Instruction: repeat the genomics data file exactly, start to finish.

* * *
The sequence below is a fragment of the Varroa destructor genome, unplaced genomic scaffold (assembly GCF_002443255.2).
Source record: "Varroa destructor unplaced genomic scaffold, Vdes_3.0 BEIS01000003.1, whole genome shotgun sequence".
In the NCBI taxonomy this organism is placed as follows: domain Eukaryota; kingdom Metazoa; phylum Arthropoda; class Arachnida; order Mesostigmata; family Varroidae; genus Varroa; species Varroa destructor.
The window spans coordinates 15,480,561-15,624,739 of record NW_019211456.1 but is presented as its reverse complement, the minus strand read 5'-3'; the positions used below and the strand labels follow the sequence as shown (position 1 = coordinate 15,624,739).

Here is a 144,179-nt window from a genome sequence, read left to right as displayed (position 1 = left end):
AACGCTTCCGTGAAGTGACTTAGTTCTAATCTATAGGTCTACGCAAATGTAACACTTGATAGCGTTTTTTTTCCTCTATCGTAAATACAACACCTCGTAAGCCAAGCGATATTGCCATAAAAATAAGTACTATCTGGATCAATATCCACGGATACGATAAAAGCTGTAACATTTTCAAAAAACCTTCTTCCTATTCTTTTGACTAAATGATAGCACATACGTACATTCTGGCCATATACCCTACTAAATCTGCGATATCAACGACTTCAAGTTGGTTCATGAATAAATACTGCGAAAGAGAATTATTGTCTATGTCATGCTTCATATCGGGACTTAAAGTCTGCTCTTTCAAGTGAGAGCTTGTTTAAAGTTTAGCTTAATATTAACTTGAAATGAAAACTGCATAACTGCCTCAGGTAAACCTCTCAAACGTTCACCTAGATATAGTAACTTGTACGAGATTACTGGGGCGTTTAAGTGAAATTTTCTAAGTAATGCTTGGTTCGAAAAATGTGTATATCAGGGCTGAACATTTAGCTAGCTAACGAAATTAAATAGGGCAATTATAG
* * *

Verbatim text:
The sequence below is a fragment of the Varroa destructor genome, unplaced genomic scaffold (assembly GCF_002443255.2).
Source record: "Varroa destructor unplaced genomic scaffold, Vdes_3.0 BEIS01000003.1, whole genome shotgun sequence".
In the NCBI taxonomy this organism is placed as follows: domain Eukaryota; kingdom Metazoa; phylum Arthropoda; class Arachnida; order Mesostigmata; family Varroidae; genus Varroa; species Varroa destructor.
The window spans coordinates 15,480,561-15,624,739 of record NW_019211456.1 but is presented as its reverse complement, the minus strand read 5'-3'; the positions used below and the strand labels follow the sequence as shown (position 1 = coordinate 15,624,739).

Here is a 144,179-nt window from a genome sequence, read left to right as displayed (position 1 = left end):
AACGCTTCCGTGAAGTGACTTAGTTCTAATCTATAGGTCTACGCAAATGTAACACTTGATAGCGTTTTTTTTCCTCTATCGTAAATACAACACCTCGTAAGCCAAGCGATATTGCCATAAAAATAAGTACTATCTGGATCAATATCCACGGATACGATAAAAGCTGTAACATTTTCAAAAAACCTTCTTCCTATTCTTTTGACTAAATGATAGCACATACGTACATTCTGGCCATATACCCTACTAAATCTGCGATATCAACGACTTCAAGTTGGTTCATGAATAAATACTGCGAAAGAGAATTATTGTCTATGTCATGCTTCATATCGGGACTTAAAGTCTGCTCTTTCAAGTGAGAGCTTGTTTAAAGTTTAGCTTAATATTAACTTGAAATGAAAACTGCATAACTGCCTCAGGTAAACCTCTCAAACGTTCACCTAGATATAGTAACTTGTACGAGATTACTGGGGCGTTTAAGTGAAATTTTCTAAGTAATGCTTGGTTCGAAAAATGTGTATATCAGGGCTGAACATTTAGCTAGCTAACGAAATTAAATAGGGCAATTATAG